I loved Life After Life by Kate Atkinson. It's a book to read in huge chunks because you can't get enough of it, and you savor the writing and the characters. And when it ends, you close it reluctantly, relishing an excellent tale.
In 1910, Ursula Todd is born and then she dies. But then in the next section, she's born and lives. As she grows, she also dies, repeatedly and the story moves forward to World War II. I like time travel types of stories and can suspend belief as to how it could happen. From the book blurb - Does Ursula's apparently infinite number of lives give her the power to save the world from its inevitable destiny? And if she can, will she?
Atkinson's rich writing, her plot twists and turns, and her humor shine through Ursula.
P. 4 It's November 1930. A move rehearsed a hundred times. One shot. Swiftness was all, yet there was a moment, a bubble suspended in time after she had drawn the gun and leveled it at his heart when everything seemed to stop.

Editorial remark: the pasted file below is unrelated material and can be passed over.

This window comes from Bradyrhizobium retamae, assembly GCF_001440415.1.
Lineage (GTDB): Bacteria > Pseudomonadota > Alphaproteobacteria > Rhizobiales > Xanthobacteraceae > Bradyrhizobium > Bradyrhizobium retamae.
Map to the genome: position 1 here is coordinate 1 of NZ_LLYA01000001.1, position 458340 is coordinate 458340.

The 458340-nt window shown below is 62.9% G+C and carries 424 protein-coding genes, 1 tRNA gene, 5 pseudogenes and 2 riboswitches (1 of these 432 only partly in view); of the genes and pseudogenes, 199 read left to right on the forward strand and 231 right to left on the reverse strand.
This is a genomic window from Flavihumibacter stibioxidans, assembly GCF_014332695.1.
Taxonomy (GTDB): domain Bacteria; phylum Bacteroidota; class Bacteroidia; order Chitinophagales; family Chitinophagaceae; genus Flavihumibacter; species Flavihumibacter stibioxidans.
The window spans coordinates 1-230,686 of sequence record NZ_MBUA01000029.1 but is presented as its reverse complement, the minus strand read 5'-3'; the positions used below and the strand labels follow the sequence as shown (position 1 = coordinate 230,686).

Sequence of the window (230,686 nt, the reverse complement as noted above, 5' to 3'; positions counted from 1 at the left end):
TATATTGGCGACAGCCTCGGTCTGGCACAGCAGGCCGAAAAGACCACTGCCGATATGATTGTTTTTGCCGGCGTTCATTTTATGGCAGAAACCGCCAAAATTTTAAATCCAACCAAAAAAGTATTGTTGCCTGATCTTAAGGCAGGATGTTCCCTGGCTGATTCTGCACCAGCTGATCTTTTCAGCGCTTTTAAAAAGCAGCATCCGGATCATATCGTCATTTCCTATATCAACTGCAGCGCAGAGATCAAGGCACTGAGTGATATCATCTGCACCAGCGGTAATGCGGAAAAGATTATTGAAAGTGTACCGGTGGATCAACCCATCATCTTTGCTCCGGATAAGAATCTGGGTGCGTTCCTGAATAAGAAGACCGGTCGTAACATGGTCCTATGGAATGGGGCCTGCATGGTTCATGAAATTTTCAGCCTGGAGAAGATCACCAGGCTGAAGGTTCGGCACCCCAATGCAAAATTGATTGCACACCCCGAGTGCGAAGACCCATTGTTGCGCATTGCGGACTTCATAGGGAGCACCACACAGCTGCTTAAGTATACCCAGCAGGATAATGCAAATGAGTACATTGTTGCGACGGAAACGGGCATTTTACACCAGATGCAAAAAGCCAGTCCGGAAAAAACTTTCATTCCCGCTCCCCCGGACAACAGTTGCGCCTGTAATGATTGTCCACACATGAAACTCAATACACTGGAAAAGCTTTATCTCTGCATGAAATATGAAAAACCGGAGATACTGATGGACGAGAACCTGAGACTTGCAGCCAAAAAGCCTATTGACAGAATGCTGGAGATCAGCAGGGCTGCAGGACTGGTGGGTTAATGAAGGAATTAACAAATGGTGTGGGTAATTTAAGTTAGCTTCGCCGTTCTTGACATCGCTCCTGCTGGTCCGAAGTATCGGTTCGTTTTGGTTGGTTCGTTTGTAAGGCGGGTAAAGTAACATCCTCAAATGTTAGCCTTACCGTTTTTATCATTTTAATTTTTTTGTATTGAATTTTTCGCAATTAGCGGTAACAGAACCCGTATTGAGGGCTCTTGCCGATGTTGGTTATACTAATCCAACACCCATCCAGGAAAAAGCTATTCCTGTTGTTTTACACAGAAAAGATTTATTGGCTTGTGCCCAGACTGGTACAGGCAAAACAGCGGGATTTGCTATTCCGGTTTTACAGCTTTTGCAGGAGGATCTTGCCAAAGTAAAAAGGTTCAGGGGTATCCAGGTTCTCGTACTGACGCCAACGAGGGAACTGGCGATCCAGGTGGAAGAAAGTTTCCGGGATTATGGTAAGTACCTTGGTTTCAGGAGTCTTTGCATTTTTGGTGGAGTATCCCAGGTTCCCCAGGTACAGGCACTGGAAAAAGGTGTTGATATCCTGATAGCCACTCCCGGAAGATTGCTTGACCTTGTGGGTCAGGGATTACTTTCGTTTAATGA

P. 7 February 1910 An icy rush of air, a freezing slipstream on the newly exposed skin. She is, with no warning, outside the inside and the familiar wet, tropical world has suddenly evaporated. Exposed to the elements. A pawn peeled, a nut shelled.
No breath. All the world come down to this. One breath. ...... Panic. The drowning girl, the falling bird.
You, the reader, will hold a breath as each chapter unfolds. Will Ursula thrive and move onward? Or will something happen to her, and you start over again? Layers build satisfactorily and you are transported to a sweeping time of history.
Joanne Faries, originally from the Philadelphia area, lives in Texas with her husband Ray. She considers herself fortunate to be able to pursue a writing career after eons in the business world. Joanne enjoys reading and movies, and is the film critic for the Little Paper of San Saba.